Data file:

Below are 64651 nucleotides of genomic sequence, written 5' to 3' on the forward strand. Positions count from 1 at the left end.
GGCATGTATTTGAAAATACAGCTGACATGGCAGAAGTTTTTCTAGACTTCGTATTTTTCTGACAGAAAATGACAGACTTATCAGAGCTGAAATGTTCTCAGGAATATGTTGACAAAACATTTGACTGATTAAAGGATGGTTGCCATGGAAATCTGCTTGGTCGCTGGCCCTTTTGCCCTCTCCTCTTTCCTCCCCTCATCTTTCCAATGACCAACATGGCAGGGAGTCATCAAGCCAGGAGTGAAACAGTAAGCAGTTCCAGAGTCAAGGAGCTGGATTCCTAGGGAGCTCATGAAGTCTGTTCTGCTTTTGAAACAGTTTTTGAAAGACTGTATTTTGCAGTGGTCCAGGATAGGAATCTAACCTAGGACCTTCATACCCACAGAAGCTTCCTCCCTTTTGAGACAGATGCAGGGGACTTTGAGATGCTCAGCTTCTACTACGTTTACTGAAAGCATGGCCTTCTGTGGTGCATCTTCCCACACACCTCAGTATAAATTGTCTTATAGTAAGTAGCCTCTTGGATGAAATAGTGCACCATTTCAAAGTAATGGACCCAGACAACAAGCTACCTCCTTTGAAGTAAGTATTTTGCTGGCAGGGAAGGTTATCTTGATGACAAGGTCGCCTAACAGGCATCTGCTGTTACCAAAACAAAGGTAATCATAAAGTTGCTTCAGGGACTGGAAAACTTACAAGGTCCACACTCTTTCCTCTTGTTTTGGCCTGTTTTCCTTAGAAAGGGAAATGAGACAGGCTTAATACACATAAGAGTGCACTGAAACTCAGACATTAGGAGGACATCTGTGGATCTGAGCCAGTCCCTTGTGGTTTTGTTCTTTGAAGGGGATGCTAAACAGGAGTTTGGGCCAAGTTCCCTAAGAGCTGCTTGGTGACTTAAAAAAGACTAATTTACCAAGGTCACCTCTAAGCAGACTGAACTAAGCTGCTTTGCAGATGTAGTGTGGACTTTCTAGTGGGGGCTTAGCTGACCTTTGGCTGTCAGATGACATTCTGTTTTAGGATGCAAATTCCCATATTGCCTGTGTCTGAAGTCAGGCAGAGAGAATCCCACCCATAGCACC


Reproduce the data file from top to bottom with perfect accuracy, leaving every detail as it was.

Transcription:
Below are 64651 nucleotides of genomic sequence, written 5' to 3' on the forward strand. Positions count from 1 at the left end.
GGCATGTATTTGAAAATACAGCTGACATGGCAGAAGTTTTTCTAGACTTCGTATTTTTCTGACAGAAAATGACAGACTTATCAGAGCTGAAATGTTCTCAGGAATATGTTGACAAAACATTTGACTGATTAAAGGATGGTTGCCATGGAAATCTGCTTGGTCGCTGGCCCTTTTGCCCTCTCCTCTTTCCTCCCCTCATCTTTCCAATGACCAACATGGCAGGGAGTCATCAAGCCAGGAGTGAAACAGTAAGCAGTTCCAGAGTCAAGGAGCTGGATTCCTAGGGAGCTCATGAAGTCTGTTCTGCTTTTGAAACAGTTTTTGAAAGACTGTATTTTGCAGTGGTCCAGGATAGGAATCTAACCTAGGACCTTCATACCCACAGAAGCTTCCTCCCTTTTGAGACAGATGCAGGGGACTTTGAGATGCTCAGCTTCTACTACGTTTACTGAAAGCATGGCCTTCTGTGGTGCATCTTCCCACACACCTCAGTATAAATTGTCTTATAGTAAGTAGCCTCTTGGATGAAATAGTGCACCATTTCAAAGTAATGGACCCAGACAACAAGCTACCTCCTTTGAAGTAAGTATTTTGCTGGCAGGGAAGGTTATCTTGATGACAAGGTCGCCTAACAGGCATCTGCTGTTACCAAAACAAAGGTAATCATAAAGTTGCTTCAGGGACTGGAAAACTTACAAGGTCCACACTCTTTCCTCTTGTTTTGGCCTGTTTTCCTTAGAAAGGGAAATGAGACAGGCTTAATACACATAAGAGTGCACTGAAACTCAGACATTAGGAGGACATCTGTGGATCTGAGCCAGTCCCTTGTGGTTTTGTTCTTTGAAGGGGATGCTAAACAGGAGTTTGGGCCAAGTTCCCTAAGAGCTGCTTGGTGACTTAAAAAAGACTAATTTACCAAGGTCACCTCTAAGCAGACTGAACTAAGCTGCTTTGCAGATGTAGTGTGGACTTTCTAGTGGGGGCTTAGCTGACCTTTGGCTGTCAGATGACATTCTGTTTTAGGATGCAAATTCCCATATTGCCTGTGTCTGAAGTCAGGCAGAGAGAATCCCACCCATAGCACC